The network Ofog (meaning mischief in Swedish) started in 2002 as an anti militaristic network for a nuclear free world. Inspired by the Trident campaign in Great Britain we used mainly blockades in our actions but also other forms of direct action, like penetrating weapon factories and swimming out to nuclear submarines. Seeing how the Swedish weapons export continually grew we activists in Ofog felt a need to address also our own national contribution to the militarization of the world. It started like a week long peace camp in 2006 in Karlskoga, the weapon capital of Sweden. The participants of the camp held town meetings about the weapons export, workshops and did "weapon inspections" inside of the weapon factory, sit ins, painting a tank and made banner drops from one the buildings of the factory. Arrests and legal charges were brought to all the participants in these actions. The peace camps were held annually and the weapons export grew every year...

Although the information about Swedish weapons export is readily available for everyone, it is not talked about very much at all. In spite of an increase from 2001 to 2008 of 400 % in the Swedish weapons export the public debate on the topic was almost nonexistent. We felt that it was time to show that there are some wealth that most Swedes take for granted. I have learned from the American civil rights movement that many African-Americans were rather passive politically until there were some students that risked arrest by doing sit-ins in segregated lunch counters. When these young people were put in prison it ignited a new spirit of struggle for the issue among the people. Could this effect manifest itself around Swedish weapons export in 2009?

To this point no one in Ofog had done any disarmament - i.e. destruction of a weapon. There had been very few people that had actually done some resistance towards the weapon factories in Sweden or the politicians that supported them. Sure, the peace movement had done their mandatory complaining of the irresponsible export to dictatorships and wars, but the weapons industry was not even close to being challenged. The problem was not only the fact that the export increased but also that the authorities and politicians even gave permission to weapon trades that went against our own guidelines decided by the Swedish parliament. We felt that when the politicians didn't even follow democratic decisions like these, then we as citizens have a responsibility to intervene and physically stop these weapons.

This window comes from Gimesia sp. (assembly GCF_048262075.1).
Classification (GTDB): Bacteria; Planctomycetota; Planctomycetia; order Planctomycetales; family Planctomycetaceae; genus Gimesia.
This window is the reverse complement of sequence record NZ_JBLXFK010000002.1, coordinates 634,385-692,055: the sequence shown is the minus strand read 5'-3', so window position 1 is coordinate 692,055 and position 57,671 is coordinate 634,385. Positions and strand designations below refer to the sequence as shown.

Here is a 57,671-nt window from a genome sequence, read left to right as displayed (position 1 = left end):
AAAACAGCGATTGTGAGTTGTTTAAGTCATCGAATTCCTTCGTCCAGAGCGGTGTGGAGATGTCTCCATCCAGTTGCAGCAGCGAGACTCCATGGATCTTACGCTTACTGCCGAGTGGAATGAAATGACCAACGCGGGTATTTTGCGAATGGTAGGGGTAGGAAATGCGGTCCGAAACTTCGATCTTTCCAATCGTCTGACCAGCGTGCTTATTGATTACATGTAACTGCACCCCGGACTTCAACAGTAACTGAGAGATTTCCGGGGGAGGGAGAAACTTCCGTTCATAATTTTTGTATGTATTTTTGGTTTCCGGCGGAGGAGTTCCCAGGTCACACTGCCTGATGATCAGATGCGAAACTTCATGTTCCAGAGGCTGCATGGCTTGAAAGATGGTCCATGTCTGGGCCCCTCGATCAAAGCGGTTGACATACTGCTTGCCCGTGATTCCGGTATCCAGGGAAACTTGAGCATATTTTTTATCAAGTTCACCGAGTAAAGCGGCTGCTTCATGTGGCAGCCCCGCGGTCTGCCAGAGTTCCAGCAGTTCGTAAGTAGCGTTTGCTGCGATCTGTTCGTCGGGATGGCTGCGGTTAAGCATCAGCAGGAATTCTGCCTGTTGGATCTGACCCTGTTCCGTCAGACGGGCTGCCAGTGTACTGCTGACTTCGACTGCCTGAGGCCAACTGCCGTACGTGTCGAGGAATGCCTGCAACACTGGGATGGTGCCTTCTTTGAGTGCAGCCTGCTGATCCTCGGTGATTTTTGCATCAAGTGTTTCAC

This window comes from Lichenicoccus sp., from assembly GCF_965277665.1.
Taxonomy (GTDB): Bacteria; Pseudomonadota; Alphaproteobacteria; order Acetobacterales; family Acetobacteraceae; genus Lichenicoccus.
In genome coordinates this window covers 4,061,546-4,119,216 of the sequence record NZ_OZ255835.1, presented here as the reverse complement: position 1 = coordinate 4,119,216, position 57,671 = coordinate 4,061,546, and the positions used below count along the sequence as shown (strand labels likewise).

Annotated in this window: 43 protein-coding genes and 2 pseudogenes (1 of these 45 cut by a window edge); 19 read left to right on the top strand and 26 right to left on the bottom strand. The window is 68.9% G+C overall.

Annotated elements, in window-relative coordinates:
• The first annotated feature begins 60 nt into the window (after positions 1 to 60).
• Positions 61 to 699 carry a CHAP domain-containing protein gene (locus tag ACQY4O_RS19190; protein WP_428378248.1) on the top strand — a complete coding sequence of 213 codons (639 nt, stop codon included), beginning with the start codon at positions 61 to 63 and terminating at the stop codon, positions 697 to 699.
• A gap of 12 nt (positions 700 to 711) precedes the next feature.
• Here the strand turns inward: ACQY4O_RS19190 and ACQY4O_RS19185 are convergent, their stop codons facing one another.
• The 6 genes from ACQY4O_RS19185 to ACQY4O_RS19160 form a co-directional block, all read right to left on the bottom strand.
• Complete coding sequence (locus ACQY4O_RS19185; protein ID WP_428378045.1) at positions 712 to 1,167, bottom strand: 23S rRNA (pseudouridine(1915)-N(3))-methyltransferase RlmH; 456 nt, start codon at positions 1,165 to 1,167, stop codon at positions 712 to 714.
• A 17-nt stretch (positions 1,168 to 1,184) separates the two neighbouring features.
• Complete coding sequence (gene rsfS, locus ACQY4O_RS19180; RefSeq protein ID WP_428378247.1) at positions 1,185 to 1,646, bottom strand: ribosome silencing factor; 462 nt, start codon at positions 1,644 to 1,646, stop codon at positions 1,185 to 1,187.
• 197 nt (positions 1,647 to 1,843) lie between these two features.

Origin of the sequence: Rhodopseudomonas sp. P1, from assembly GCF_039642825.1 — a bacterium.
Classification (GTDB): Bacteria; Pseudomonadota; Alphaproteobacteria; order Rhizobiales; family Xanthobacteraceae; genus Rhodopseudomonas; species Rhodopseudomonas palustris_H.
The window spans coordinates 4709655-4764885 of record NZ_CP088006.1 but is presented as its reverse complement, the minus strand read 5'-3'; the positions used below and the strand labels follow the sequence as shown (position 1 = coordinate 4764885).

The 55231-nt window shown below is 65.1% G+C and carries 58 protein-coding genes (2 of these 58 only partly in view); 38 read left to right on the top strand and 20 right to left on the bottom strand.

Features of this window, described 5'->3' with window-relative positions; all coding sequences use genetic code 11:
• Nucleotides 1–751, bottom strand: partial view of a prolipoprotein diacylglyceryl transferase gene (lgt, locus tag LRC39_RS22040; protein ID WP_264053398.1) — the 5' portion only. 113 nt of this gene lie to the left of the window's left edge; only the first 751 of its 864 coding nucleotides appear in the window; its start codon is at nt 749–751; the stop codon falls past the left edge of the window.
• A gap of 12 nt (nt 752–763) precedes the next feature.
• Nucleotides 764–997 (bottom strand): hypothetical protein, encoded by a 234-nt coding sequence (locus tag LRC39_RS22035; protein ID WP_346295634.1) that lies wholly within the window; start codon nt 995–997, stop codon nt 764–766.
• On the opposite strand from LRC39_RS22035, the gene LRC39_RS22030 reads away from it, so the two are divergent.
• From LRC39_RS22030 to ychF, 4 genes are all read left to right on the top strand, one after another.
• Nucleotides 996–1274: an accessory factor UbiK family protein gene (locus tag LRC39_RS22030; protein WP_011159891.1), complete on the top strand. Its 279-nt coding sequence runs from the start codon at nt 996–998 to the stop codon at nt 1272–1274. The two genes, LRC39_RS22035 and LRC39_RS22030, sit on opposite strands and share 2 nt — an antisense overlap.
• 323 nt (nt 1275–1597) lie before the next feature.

The hope was that these actions of disarmament also would generate a much needed discussion in Sweden about the illegality of particular weapon deals and the weapons export in general. Now after the third disarmament action in this campaign, the Gripen fighter disarmament action, being the latest, we can conclude that weapons for more than 100 000 Euros have been stopped. The actions have generated some interest, but not nearly the debate that we would have hoped for. But maybe it is too soon to evaluate the outcome and better to see these actions as work in progress. One very tangible outcome is that disregarding the actual influence on the weapons industry, these actions seems to inspire and give hope to many people, judging from the letters we have received here in prison. That in itself is very rewarding because we need to be more people taking concrete steps against war profiteering. So if these actions function as mobilizing events perhaps we in the long run can count on a stronger resistance against the weapon producers in Sweden and elsewhere.